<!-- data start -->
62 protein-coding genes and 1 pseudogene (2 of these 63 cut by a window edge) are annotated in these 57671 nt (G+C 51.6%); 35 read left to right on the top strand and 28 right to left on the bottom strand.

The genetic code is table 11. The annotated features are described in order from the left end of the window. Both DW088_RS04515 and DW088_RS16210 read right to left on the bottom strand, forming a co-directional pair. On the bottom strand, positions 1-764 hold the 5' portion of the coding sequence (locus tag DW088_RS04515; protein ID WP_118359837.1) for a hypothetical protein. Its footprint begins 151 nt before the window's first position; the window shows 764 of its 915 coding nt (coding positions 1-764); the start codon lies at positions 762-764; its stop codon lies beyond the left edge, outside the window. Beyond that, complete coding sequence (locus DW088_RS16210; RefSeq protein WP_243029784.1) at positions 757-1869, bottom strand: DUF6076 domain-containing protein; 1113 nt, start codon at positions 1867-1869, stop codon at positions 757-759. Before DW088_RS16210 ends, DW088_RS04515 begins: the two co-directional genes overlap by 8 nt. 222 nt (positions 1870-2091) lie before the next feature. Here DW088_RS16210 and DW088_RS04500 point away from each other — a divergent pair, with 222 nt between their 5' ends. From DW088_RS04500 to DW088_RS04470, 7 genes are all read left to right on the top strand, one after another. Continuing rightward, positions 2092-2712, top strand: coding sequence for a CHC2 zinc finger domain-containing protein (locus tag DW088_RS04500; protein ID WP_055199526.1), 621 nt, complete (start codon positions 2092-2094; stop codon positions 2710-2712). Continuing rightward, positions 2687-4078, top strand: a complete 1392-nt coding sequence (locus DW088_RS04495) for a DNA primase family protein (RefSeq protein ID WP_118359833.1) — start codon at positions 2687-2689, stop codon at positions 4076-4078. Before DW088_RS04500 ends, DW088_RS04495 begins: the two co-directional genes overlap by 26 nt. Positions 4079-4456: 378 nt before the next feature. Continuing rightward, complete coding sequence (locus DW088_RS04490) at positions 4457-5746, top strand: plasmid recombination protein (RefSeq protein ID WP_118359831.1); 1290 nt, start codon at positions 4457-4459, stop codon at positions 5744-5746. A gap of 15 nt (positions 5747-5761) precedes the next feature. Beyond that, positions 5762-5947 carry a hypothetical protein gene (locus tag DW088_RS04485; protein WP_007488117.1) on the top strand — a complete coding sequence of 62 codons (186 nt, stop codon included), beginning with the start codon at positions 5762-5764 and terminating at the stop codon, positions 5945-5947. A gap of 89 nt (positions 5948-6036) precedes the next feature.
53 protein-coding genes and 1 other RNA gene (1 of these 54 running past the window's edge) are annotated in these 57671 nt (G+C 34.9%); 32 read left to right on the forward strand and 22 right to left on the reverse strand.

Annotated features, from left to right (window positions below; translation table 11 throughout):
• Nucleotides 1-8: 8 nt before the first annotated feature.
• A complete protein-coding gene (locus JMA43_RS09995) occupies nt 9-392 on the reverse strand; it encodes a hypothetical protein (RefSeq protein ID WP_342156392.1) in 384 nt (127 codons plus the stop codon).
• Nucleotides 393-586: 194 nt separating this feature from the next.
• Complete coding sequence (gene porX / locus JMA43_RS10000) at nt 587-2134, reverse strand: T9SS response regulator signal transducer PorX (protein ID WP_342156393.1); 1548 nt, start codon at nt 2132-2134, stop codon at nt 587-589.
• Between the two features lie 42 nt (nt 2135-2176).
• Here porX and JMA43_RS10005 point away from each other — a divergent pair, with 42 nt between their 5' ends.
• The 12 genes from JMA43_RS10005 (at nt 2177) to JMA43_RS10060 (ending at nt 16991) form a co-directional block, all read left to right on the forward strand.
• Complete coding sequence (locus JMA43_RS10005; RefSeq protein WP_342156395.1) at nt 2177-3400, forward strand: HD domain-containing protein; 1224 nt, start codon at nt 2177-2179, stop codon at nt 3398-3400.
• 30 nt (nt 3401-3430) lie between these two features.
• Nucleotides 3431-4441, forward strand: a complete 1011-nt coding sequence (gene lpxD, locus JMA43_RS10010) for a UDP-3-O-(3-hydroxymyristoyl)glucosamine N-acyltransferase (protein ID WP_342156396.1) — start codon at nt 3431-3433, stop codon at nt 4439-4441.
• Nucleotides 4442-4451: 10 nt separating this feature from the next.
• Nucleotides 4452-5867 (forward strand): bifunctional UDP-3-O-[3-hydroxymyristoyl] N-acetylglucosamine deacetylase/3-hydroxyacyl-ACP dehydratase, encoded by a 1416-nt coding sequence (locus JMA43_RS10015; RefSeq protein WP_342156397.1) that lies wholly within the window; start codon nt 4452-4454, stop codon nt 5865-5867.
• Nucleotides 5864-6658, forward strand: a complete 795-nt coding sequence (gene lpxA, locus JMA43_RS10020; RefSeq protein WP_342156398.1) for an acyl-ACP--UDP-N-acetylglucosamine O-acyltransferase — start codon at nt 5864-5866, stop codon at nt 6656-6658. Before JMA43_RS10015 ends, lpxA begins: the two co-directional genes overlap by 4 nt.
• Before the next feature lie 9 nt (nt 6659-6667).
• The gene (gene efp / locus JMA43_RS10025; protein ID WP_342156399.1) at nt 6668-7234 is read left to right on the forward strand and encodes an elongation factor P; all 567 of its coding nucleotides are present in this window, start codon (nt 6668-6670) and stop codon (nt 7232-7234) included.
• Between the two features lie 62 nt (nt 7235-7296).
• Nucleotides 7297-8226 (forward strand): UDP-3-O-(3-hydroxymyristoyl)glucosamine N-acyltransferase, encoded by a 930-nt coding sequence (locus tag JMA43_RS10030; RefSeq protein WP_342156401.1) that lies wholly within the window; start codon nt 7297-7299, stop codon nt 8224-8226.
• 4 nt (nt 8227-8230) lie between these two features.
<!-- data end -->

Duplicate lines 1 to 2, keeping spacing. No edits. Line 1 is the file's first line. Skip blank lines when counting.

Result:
62 protein-coding genes and 1 pseudogene (2 of these 63 cut by a window edge) are annotated in these 57671 nt (G+C 51.6%); 35 read left to right on the top strand and 28 right to left on the bottom strand.

The genetic code is table 11. The annotated features are described in order from the left end of the window. Both DW088_RS04515 and DW088_RS16210 read right to left on the bottom strand, forming a co-directional pair. On the bottom strand, positions 1-764 hold the 5' portion of the coding sequence (locus tag DW088_RS04515; protein ID WP_118359837.1) for a hypothetical protein. Its footprint begins 151 nt before the window's first position; the window shows 764 of its 915 coding nt (coding positions 1-764); the start codon lies at positions 762-764; its stop codon lies beyond the left edge, outside the window. Beyond that, complete coding sequence (locus DW088_RS16210; RefSeq protein WP_243029784.1) at positions 757-1869, bottom strand: DUF6076 domain-containing protein; 1113 nt, start codon at positions 1867-1869, stop codon at positions 757-759. Before DW088_RS16210 ends, DW088_RS04515 begins: the two co-directional genes overlap by 8 nt. 222 nt (positions 1870-2091) lie before the next feature. Here DW088_RS16210 and DW088_RS04500 point away from each other — a divergent pair, with 222 nt between their 5' ends. From DW088_RS04500 to DW088_RS04470, 7 genes are all read left to right on the top strand, one after another. Continuing rightward, positions 2092-2712, top strand: coding sequence for a CHC2 zinc finger domain-containing protein (locus tag DW088_RS04500; protein ID WP_055199526.1), 621 nt, complete (start codon positions 2092-2094; stop codon positions 2710-2712). Continuing rightward, positions 2687-4078, top strand: a complete 1392-nt coding sequence (locus DW088_RS04495) for a DNA primase family protein (RefSeq protein ID WP_118359833.1) — start codon at positions 2687-2689, stop codon at positions 4076-4078. Before DW088_RS04500 ends, DW088_RS04495 begins: the two co-directional genes overlap by 26 nt. Positions 4079-4456: 378 nt before the next feature. Continuing rightward, complete coding sequence (locus DW088_RS04490) at positions 4457-5746, top strand: plasmid recombination protein (RefSeq protein ID WP_118359831.1); 1290 nt, start codon at positions 4457-4459, stop codon at positions 5744-5746. A gap of 15 nt (positions 5747-5761) precedes the next feature. Beyond that, positions 5762-5947 carry a hypothetical protein gene (locus tag DW088_RS04485; protein WP_007488117.1) on the top strand — a complete coding sequence of 62 codons (186 nt, stop codon included), beginning with the start codon at positions 5762-5764 and terminating at the stop codon, positions 5945-5947. A gap of 89 nt (positions 5948-6036) precedes the next feature.